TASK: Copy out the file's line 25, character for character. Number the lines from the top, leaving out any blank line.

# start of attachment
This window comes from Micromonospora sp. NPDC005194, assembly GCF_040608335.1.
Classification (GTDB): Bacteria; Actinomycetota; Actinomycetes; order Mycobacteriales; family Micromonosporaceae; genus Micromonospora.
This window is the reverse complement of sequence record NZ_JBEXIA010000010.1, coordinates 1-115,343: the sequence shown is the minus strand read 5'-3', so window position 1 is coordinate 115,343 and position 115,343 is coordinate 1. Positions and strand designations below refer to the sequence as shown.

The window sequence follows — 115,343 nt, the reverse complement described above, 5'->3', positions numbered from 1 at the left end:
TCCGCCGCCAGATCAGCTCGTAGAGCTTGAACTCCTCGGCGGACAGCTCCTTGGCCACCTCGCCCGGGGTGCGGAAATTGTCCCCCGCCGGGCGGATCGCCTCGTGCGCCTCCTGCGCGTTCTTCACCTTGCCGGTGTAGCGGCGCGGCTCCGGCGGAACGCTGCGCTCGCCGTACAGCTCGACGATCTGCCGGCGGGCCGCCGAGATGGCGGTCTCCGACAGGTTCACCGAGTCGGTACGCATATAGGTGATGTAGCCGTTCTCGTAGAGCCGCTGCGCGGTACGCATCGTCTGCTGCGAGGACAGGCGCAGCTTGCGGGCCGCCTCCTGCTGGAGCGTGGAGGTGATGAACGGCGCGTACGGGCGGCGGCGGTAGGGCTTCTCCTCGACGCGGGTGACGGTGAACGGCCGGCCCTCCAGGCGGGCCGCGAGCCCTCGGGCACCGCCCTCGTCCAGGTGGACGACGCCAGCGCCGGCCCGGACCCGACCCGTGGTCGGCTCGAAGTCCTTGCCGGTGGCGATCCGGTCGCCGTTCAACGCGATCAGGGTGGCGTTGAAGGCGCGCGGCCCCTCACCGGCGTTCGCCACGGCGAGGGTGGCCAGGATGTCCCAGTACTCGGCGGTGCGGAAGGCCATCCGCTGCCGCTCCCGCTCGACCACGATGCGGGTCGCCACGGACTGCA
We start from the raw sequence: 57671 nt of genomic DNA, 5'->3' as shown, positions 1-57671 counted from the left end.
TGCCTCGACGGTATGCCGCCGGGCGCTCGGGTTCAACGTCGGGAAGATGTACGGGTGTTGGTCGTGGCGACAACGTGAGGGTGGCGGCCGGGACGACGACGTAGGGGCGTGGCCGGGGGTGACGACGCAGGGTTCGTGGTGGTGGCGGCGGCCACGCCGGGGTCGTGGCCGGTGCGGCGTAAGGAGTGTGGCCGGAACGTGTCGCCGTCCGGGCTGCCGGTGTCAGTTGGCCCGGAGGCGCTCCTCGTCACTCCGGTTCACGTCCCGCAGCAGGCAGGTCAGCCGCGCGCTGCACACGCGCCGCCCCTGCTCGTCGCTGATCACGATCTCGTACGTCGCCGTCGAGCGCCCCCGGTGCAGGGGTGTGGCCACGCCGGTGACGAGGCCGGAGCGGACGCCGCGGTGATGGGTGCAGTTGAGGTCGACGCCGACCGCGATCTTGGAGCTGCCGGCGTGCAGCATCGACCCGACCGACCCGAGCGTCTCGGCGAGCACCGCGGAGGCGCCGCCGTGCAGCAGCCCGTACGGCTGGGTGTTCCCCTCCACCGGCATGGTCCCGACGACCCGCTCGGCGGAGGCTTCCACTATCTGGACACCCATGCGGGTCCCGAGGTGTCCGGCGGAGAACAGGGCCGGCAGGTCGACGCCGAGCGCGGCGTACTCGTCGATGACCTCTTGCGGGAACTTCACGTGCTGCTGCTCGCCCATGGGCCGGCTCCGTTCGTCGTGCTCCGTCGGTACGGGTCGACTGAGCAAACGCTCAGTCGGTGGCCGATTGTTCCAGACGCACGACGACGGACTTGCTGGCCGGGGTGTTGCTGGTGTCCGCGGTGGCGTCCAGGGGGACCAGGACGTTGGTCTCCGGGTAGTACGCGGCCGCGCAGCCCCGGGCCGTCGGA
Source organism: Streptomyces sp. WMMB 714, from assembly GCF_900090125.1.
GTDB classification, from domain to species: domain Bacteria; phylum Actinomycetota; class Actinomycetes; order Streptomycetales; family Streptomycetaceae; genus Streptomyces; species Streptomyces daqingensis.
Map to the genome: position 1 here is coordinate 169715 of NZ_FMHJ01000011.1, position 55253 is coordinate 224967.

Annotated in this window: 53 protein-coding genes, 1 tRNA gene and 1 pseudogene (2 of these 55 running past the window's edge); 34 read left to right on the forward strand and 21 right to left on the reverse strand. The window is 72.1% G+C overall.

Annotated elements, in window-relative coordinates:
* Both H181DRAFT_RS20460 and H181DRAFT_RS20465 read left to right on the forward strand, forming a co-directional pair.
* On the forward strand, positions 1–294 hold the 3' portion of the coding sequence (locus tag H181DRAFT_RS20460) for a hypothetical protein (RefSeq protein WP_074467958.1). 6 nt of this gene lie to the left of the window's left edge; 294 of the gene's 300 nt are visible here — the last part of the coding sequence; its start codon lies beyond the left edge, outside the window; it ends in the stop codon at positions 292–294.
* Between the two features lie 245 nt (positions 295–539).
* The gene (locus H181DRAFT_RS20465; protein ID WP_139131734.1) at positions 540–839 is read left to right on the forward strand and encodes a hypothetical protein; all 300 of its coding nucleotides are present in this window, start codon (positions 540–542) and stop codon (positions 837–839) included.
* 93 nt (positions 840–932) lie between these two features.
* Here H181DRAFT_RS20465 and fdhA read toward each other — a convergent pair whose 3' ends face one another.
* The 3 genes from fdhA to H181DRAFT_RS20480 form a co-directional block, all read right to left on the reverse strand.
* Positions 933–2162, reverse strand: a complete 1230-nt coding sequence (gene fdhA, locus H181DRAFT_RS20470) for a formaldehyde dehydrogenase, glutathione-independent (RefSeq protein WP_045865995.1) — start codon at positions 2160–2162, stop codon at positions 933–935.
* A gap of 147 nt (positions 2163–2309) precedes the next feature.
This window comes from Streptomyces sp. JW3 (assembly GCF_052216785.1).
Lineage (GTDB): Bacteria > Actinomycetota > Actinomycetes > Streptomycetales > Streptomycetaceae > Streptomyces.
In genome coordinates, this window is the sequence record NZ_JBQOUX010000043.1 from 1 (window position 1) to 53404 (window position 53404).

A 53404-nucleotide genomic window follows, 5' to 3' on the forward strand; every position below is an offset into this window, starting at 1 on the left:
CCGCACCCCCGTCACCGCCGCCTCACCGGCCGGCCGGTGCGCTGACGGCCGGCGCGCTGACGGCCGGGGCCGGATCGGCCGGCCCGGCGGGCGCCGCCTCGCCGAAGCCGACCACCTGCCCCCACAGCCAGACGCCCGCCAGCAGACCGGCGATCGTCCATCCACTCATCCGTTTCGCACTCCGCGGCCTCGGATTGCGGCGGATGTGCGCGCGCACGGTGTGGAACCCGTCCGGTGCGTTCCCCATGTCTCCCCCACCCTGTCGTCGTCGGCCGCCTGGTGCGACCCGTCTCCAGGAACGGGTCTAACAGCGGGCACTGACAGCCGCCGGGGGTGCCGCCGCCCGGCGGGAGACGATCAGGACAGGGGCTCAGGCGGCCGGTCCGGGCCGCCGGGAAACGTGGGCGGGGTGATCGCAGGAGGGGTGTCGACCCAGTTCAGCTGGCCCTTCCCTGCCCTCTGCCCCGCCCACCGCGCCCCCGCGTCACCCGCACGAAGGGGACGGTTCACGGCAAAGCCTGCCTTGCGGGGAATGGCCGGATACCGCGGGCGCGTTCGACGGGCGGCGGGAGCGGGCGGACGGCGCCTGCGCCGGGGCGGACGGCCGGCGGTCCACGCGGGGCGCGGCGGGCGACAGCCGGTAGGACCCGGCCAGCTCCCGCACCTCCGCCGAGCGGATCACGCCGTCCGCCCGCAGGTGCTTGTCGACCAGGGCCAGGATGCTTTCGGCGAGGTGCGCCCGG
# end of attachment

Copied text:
A 53404-nucleotide genomic window follows, 5' to 3' on the forward strand; every position below is an offset into this window, starting at 1 on the left: